The latest phase of a project to restore salmon spawning areas in the American River begins today near River Bend Park in Sacramento.
The project involves spreading gravel in the riverbed so migrating wild Chinook salmon have more room to create "redds", or nests for their eggs. The goal is to replenish gravel that would have naturally washed downstream, but has been blocked for decades by Folsom and Nimbus dams.
Led by the U.S. Bureau of Reclamation, which owns the dams, the project is in its sixth year and has already proven successful by increasing the number of documented redds.
About 6,000 tons of gravel will be added to the lower American River during this year's phase of the project. Some 5,500 square yards of improved spawning habitat will be created. This year's work is estimated to cost $400,000.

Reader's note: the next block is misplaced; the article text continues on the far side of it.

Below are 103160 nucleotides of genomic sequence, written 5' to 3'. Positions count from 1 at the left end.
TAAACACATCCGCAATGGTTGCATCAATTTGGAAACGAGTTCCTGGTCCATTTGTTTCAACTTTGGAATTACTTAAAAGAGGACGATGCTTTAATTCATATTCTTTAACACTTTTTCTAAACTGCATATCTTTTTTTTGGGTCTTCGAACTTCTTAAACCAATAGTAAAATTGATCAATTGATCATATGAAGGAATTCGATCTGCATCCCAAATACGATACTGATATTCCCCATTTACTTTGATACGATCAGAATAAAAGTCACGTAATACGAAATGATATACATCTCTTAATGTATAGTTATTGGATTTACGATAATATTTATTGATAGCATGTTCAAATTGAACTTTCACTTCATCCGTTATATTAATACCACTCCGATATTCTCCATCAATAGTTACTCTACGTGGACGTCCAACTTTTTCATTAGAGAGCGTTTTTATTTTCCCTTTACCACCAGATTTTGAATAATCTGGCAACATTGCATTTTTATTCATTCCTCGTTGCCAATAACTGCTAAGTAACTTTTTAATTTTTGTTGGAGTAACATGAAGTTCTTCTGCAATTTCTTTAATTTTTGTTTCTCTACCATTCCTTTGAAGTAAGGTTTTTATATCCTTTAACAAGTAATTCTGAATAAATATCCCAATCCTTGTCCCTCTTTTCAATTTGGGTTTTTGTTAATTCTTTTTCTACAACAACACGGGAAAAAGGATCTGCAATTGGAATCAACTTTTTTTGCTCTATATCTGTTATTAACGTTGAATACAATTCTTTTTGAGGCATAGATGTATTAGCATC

Work hours will be Monday through Friday from 7 a.m. to 5 p.m. All work is located immediately downstream from the pedestrian bridge at River Bend Park. The work is expected to be finished by Friday, Sept. 27.
The gravel will be placed in the river using front-end loaders and bulldozers. People recreating and traveling in the area are advised to pay attention to signs posted in the work area, at boat ramps and attached to the bridge at River Bend Park.
The project is required by the Central Valley Project Improvement Act, a 1992 federal law that reformed federal water operations in California to improve fisheries and aquatic habitat. Partners in the project include the U.S. Fish and Wildlife Service, Sacramento Water Forum, California Department of Fish and Wildlife and Sacramento County Regional Parks.
Contact The Bee's Matt Weiser at (916) 321-1264. Follow him on Twitter @matt_weiser.